Mountain Traveler: Be Impressed by Rabun Bald

  • Wayne Knuckles/ The views from Rabun Bald are said to stretch for more than 100 miles when conditions are favorable.

According to Native American legend, Rabun Bald is inhabited by fire-breathing demon people, and some campers still report hearing strange sounds at night.

But the spectacular views from the summit ó stretching more than 100 miles on a clear day ó are no myth.

Rabun Bald, with an elevation of 4,696 feet, is the second-highest peak in Georgia. Only Brasstown Bald, at 4,784 feet, is higher, but not by much.

Rabun Bald was the site of the first fire tower in the area, which was constructed by Nick Nicholson, the first forest ranger in Georgia.

The fire tower was operated by the United States Forest Service until the early 1970s. After the fire tower was taken out of service, a Youth Conservation Corps (YCC) crew dismantled the towerís uppermost component. Leaving the stone base intact, the YCC crew replaced the structure with a railed wooden observation platform.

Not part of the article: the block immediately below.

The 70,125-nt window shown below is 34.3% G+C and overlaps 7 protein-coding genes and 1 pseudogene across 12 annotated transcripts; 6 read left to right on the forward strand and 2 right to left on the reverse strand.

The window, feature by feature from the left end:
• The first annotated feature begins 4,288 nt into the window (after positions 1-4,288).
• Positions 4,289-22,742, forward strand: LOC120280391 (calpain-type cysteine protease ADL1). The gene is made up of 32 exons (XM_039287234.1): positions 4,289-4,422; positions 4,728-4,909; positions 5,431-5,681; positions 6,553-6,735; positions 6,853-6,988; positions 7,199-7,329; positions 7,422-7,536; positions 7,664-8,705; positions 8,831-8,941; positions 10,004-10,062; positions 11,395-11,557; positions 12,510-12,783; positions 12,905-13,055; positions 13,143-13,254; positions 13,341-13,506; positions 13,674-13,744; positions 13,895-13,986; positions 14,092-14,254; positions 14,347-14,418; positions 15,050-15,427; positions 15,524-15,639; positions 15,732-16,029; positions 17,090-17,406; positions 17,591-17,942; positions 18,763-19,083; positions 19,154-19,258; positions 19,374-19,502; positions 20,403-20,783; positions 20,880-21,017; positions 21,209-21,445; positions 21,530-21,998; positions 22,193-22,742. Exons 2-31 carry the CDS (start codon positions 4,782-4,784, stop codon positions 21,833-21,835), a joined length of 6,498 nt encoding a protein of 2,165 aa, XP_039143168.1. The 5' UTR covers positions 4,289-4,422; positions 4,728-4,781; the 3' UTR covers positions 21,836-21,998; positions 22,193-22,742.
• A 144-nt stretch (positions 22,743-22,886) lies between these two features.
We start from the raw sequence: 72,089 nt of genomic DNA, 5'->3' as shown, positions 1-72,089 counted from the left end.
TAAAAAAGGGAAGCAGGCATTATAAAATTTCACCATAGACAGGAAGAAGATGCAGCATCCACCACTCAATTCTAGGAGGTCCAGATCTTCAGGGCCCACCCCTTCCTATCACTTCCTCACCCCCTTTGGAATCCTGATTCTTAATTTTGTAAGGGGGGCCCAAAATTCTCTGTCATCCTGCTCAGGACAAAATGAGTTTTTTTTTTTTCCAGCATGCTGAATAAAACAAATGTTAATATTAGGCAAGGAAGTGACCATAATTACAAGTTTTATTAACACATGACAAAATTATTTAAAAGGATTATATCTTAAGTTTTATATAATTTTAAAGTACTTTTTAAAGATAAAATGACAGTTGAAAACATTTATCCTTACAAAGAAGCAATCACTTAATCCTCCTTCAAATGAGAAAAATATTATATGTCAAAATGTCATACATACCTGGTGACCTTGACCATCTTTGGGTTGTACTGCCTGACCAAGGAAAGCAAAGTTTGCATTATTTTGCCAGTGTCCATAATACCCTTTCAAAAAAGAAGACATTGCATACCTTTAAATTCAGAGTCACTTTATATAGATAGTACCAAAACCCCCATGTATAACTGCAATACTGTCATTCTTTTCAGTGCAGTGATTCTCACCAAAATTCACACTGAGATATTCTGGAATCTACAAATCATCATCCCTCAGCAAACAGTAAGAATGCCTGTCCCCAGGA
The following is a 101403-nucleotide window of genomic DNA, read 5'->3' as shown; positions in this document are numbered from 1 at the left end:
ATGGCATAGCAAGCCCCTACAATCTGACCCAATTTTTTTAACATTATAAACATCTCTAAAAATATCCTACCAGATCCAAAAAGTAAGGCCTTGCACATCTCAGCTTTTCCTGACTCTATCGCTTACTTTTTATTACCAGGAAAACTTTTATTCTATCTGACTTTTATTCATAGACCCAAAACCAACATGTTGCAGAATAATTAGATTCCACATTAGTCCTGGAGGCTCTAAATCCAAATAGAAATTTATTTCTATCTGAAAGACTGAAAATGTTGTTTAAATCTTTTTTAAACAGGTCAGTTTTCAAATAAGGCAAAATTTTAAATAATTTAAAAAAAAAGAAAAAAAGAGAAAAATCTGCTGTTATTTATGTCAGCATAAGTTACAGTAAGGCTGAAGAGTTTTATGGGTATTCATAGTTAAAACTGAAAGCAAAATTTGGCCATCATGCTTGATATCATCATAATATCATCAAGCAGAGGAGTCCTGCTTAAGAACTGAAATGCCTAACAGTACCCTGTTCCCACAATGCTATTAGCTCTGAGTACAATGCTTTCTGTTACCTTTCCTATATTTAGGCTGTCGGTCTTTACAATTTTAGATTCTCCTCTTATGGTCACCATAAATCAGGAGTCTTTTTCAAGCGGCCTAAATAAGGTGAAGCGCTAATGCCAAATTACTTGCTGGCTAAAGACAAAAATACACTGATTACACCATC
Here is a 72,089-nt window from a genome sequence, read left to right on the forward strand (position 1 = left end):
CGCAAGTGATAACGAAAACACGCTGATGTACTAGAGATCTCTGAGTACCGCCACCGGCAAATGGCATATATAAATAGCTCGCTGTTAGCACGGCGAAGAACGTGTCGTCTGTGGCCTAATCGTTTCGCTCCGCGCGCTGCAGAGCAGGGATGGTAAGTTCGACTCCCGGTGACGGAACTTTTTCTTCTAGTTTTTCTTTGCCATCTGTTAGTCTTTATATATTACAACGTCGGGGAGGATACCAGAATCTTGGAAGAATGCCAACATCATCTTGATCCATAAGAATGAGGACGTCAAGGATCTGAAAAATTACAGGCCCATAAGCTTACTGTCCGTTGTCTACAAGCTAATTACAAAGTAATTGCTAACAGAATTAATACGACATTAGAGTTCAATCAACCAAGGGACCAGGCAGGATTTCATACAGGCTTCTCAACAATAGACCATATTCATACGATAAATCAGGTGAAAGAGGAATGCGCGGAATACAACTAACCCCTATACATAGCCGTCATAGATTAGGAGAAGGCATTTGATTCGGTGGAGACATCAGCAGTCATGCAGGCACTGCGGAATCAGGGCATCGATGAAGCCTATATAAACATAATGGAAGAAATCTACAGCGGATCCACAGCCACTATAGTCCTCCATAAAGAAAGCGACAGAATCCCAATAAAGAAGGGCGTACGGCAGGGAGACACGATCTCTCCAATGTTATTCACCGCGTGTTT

Rabun Bald can most easily be accessed from a point just past the community of Sky Valley off state Route 246 at Kelsey Mountain Road. The last portion of the approach is a dirt road with limited parking, but the road itself is in good shape and an ordinary car will have no trouble traversing it.

Unlike Brasstown Bald, which has a paved trail and attracts scores of visitors on a good day, Rabun Bald is accessed by a trail a bit more rustic. But the 1.5-mile ascent up the mountain is rated easy-to-moderate, with rhododendron and mountain laurel often forming a cooling canopy that keeps hikers reasonably comfortable even in the hottest summer months.

Once you reach the summit, you will be rewarded with stunning views from atop the observation tower.

And the best part is, with its remote location and less-traveled hiking path, you could well find yourself alone to enjoy the natural beauty when you reach the top.